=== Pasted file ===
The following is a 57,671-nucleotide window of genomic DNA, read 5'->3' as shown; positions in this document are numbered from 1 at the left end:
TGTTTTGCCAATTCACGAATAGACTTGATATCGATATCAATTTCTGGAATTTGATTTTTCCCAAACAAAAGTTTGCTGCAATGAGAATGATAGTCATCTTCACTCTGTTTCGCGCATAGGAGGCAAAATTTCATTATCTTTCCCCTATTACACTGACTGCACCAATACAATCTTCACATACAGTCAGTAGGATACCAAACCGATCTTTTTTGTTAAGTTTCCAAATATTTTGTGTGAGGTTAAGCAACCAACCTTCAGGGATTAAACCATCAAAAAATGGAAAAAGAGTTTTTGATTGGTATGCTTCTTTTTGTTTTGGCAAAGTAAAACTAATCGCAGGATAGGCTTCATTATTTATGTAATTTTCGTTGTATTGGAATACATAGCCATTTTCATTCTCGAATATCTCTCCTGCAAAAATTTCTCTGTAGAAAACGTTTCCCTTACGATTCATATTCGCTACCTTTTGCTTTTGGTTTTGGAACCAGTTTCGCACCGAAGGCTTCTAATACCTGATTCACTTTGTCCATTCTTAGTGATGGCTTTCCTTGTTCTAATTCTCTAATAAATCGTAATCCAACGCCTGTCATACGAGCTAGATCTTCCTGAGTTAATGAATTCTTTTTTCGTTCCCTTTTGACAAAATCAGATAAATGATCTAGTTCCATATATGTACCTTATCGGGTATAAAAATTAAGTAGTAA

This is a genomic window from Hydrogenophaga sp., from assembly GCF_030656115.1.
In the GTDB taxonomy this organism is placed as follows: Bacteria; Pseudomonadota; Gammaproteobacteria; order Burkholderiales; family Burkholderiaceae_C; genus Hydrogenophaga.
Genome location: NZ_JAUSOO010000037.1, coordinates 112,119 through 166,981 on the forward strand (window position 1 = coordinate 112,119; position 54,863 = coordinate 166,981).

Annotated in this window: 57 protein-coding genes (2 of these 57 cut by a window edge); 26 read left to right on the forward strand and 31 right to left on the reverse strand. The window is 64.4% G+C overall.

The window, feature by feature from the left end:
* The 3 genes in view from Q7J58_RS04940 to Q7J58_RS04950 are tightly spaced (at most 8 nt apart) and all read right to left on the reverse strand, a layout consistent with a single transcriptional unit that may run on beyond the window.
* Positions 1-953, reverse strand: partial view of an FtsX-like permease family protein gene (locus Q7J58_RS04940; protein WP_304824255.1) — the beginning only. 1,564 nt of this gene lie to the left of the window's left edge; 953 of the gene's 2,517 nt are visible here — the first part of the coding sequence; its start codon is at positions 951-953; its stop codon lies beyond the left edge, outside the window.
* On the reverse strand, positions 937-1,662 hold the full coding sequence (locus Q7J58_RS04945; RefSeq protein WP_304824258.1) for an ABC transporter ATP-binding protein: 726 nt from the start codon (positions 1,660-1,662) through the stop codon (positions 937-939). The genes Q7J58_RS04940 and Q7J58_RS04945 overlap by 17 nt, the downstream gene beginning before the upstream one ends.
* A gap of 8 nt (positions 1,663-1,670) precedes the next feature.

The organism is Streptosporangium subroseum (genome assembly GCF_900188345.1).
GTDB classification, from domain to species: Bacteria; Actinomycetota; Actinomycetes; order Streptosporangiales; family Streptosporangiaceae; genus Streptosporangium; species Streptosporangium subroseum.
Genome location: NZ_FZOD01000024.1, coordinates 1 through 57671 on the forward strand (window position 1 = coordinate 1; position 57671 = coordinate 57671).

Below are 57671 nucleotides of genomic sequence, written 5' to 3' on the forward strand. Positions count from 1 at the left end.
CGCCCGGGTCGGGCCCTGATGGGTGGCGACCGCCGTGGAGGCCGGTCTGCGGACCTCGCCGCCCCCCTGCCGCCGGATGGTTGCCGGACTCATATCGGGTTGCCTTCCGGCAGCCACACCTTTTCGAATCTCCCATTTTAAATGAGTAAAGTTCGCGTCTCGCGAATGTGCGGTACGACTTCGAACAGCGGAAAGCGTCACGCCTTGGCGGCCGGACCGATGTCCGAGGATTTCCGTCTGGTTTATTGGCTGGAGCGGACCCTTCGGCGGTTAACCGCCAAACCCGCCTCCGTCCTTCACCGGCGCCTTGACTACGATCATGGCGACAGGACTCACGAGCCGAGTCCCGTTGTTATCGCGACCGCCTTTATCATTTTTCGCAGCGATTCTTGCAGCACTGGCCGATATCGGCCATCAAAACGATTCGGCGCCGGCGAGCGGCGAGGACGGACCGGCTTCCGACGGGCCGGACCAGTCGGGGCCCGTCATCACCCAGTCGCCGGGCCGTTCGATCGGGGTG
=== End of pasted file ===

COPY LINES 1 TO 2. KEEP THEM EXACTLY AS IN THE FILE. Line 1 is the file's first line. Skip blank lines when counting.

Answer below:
The following is a 57,671-nucleotide window of genomic DNA, read 5'->3' as shown; positions in this document are numbered from 1 at the left end:
TGTTTTGCCAATTCACGAATAGACTTGATATCGATATCAATTTCTGGAATTTGATTTTTCCCAAACAAAAGTTTGCTGCAATGAGAATGATAGTCATCTTCACTCTGTTTCGCGCATAGGAGGCAAAATTTCATTATCTTTCCCCTATTACACTGACTGCACCAATACAATCTTCACATACAGTCAGTAGGATACCAAACCGATCTTTTTTGTTAAGTTTCCAAATATTTTGTGTGAGGTTAAGCAACCAACCTTCAGGGATTAAACCATCAAAAAATGGAAAAAGAGTTTTTGATTGGTATGCTTCTTTTTGTTTTGGCAAAGTAAAACTAATCGCAGGATAGGCTTCATTATTTATGTAATTTTCGTTGTATTGGAATACATAGCCATTTTCATTCTCGAATATCTCTCCTGCAAAAATTTCTCTGTAGAAAACGTTTCCCTTACGATTCATATTCGCTACCTTTTGCTTTTGGTTTTGGAACCAGTTTCGCACCGAAGGCTTCTAATACCTGATTCACTTTGTCCATTCTTAGTGATGGCTTTCCTTGTTCTAATTCTCTAATAAATCGTAATCCAACGCCTGTCATACGAGCTAGATCTTCCTGAGTTAATGAATTCTTTTTTCGTTCCCTTTTGACAAAATCAGATAAATGATCTAGTTCCATATATGTACCTTATCGGGTATAAAAATTAAGTAGTAA